AB Bookman's Weekly, the trade journal for rare-book dealers, recently printed a list of prices charged back in 1888 for autographed letters by famous public figures. In those days you could get a Mark Twain letter to President Garfield for $5, a Swinburne letter (full of apologies for his bad handwriting) for $4 and similar bargains. And at the very bottom of the list, the cheapest item for sale, was the name of Mike Kelly, the Chicago and Boston baseball hero, then considered the greatest ballplayer who ever lived, whose exploits generated the war cry, "Slide, Kelly, slide!" The price for an original Kelly autograph: 10¢.


"Heck," says Ralph Barnett of Lonoke, Ark., "I saw walking catfish 25 years ago, when I was a boy." The real news in catfish, claims Barnett, is his recent epochal success in breeding tiny albino ones—guaranteed not to set foot, or whatever, outside a bowl, even in Florida (SI, Nov. 11).

People in the minnow and pet fish business have been trying for years to raise pure, nonwalking albino catfish that multiplied steadily enough to be lucrative and lived long enough to be viable home companions. (They are interesting in aquariums, being white all over except for pink eyes. "Anybody that sees them," says Barnett, "has a fit over them.") At last, after having "been through four years and a million fish," Barnett has found the way, and now he boasts a burgeoning stock in his Lonoke ponds and a healthy demand from pet and department stores. Next year he hopes to have five million white catfish on the market.

Part of his secret is hand feeding. When the eggs hatch, the little fish have to be taught how to eat. So he takes a minute amount of meal (a special mixture made at a nearby feed mill) in one hand, dips it into the water and with the other hand gently herds the delicate young toward the feed.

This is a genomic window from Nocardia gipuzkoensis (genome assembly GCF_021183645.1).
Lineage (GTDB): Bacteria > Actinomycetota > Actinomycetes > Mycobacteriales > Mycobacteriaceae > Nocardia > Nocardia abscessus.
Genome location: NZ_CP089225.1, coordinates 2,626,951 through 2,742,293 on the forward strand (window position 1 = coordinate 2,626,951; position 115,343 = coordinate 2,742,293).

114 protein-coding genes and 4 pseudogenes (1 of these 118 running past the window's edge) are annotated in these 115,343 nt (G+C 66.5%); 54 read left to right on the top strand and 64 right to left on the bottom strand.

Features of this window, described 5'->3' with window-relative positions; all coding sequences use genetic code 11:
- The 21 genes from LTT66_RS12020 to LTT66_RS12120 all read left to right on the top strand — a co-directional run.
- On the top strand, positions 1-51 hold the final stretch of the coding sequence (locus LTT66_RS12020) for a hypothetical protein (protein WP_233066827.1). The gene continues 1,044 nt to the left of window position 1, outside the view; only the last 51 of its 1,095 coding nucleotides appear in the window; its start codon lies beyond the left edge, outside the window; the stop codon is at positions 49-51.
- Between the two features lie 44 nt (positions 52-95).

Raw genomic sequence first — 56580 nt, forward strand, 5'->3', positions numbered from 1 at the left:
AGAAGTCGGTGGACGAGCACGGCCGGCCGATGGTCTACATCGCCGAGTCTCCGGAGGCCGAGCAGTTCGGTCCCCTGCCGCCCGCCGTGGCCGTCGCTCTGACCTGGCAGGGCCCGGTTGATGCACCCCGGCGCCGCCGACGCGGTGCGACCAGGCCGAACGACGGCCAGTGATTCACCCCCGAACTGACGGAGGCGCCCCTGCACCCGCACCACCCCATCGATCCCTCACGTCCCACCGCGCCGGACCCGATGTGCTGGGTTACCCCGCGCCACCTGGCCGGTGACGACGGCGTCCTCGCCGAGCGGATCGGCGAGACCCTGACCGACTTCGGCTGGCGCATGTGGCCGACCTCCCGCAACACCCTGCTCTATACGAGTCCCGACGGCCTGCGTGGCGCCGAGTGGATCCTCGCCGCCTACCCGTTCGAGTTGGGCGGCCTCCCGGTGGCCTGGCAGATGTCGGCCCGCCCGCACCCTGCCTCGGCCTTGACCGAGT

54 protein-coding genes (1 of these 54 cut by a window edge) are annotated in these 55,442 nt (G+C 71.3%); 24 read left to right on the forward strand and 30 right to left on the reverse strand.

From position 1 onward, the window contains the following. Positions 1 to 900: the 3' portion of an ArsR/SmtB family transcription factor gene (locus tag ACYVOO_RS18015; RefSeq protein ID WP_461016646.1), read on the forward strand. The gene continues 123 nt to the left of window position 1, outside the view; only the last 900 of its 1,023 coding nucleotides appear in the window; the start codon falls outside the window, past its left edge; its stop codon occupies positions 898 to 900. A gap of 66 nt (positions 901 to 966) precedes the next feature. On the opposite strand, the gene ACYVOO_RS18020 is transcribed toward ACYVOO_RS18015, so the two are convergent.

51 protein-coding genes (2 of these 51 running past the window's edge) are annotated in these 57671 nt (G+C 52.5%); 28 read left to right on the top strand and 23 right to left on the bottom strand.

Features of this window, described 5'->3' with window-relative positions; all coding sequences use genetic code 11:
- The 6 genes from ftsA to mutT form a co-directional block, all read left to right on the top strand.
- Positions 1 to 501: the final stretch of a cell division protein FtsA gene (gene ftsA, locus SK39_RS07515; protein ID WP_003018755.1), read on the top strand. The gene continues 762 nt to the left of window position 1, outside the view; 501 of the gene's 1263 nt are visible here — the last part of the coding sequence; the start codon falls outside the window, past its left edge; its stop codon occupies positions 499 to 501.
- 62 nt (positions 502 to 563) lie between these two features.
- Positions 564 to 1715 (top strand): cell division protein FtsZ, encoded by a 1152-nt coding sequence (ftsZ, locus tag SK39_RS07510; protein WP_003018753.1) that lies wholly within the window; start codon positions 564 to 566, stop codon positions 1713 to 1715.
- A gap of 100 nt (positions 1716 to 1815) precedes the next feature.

But it isn't as simple as that, and it is also hard to weed out cripples and to get the mature fish to produce plenty of eggs. To learn how, "I slept out at that farm 12 weeks with those fish and I looked at those fish every hour on the hour, even in the night. And if you don't think that's tough, just give it a twirl. But I was going to raise that damn fish, and I did." Now, Barnett says, biologists who "wouldn't give me the time of day" when he asked them for advice are begging him for his secrets. The biologists have two chances of getting them, he says: "Slim and poor."


Golfers who are lazy and antisocial, or who just like to keep up with technological advances, will be interested to learn that John Pirre, a Stamford, Conn. engineer, has developed an electronic caddie.

The apparatus is a three-wheeled cart, just large enough to hold a golf bag, which follows Pirre at a given distance, and which he has named "Maynard." Pirre carries a transmitter the size of a cigarette pack on his person, and Maynard homes in on the transmitter's signal. Pirre sets the distance at which he wishes the caddie to follow him—usually five feet—and it will keep that distance exactly, slowing down and speeding up as he does. When he wants it to remain where it is, he turns the transmitter off. Maynard is powered by an automobile battery and will go 7½ miles before requiring a recharge.

Pirre has a handicap of nine, which "is not as good as it was before Maynard. I guess I spent too much time [15 months] working on the caddie and not enough on my golf." And if you see a man walking through Stamford with a golf bag following discreetly behind him, you will know it is because he forgot to turn his transmitter off.



•Red Berenson, St. Louis Blues forward, after equaling the scoring record of six goals in a National Hockey League game: "It was like planting trees. Some years you plant 12 and five or six grow, and some years they all come up."

•Y C McNease, University of Idaho football coach, on Washington's unrelenting offense that continued to go for the long pass and touchdown even with a 37-7 lead: "...I'll say, I guess I won't say it after all."